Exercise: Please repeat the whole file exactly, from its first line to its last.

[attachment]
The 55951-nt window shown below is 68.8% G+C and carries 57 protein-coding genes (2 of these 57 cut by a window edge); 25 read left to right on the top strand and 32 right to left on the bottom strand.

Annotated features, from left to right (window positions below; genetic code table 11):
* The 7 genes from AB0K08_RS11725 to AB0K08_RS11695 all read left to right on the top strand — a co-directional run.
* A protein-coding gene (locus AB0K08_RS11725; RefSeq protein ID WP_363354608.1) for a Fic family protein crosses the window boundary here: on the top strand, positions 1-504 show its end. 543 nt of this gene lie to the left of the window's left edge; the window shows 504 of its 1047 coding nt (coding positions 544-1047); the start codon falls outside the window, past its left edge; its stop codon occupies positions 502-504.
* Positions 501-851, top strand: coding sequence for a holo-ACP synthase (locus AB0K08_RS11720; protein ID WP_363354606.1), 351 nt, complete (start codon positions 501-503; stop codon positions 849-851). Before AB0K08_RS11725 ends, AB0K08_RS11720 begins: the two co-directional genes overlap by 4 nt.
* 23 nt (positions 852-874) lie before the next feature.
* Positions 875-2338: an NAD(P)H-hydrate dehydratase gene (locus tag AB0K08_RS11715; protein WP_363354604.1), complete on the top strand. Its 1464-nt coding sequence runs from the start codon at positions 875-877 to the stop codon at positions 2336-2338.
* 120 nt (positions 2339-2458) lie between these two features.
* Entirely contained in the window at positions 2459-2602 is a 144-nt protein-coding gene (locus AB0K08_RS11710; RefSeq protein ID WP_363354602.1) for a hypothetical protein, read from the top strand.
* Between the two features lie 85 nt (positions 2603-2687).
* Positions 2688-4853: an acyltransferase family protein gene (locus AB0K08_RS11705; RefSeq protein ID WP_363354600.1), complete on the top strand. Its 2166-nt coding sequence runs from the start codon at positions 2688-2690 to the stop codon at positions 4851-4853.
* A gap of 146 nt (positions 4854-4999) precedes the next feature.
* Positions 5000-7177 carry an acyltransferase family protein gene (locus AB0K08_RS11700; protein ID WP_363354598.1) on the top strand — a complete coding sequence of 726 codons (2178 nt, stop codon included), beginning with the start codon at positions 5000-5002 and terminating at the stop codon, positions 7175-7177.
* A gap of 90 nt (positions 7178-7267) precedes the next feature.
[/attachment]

The 55951-nt window shown below is 68.8% G+C and carries 57 protein-coding genes (2 of these 57 cut by a window edge); 25 read left to right on the top strand and 32 right to left on the bottom strand.

Annotated features, from left to right (window positions below; genetic code table 11):
* The 7 genes from AB0K08_RS11725 to AB0K08_RS11695 all read left to right on the top strand — a co-directional run.
* A protein-coding gene (locus AB0K08_RS11725; RefSeq protein ID WP_363354608.1) for a Fic family protein crosses the window boundary here: on the top strand, positions 1-504 show its end. 543 nt of this gene lie to the left of the window's left edge; the window shows 504 of its 1047 coding nt (coding positions 544-1047); the start codon falls outside the window, past its left edge; its stop codon occupies positions 502-504.
* Positions 501-851, top strand: coding sequence for a holo-ACP synthase (locus AB0K08_RS11720; protein ID WP_363354606.1), 351 nt, complete (start codon positions 501-503; stop codon positions 849-851). Before AB0K08_RS11725 ends, AB0K08_RS11720 begins: the two co-directional genes overlap by 4 nt.
* 23 nt (positions 852-874) lie before the next feature.
* Positions 875-2338: an NAD(P)H-hydrate dehydratase gene (locus tag AB0K08_RS11715; protein WP_363354604.1), complete on the top strand. Its 1464-nt coding sequence runs from the start codon at positions 875-877 to the stop codon at positions 2336-2338.
* 120 nt (positions 2339-2458) lie between these two features.
* Entirely contained in the window at positions 2459-2602 is a 144-nt protein-coding gene (locus AB0K08_RS11710; RefSeq protein ID WP_363354602.1) for a hypothetical protein, read from the top strand.
* Between the two features lie 85 nt (positions 2603-2687).
* Positions 2688-4853: an acyltransferase family protein gene (locus AB0K08_RS11705; RefSeq protein ID WP_363354600.1), complete on the top strand. Its 2166-nt coding sequence runs from the start codon at positions 2688-2690 to the stop codon at positions 4851-4853.
* A gap of 146 nt (positions 4854-4999) precedes the next feature.
* Positions 5000-7177 carry an acyltransferase family protein gene (locus AB0K08_RS11700; protein ID WP_363354598.1) on the top strand — a complete coding sequence of 726 codons (2178 nt, stop codon included), beginning with the start codon at positions 5000-5002 and terminating at the stop codon, positions 7175-7177.
* A gap of 90 nt (positions 7178-7267) precedes the next feature.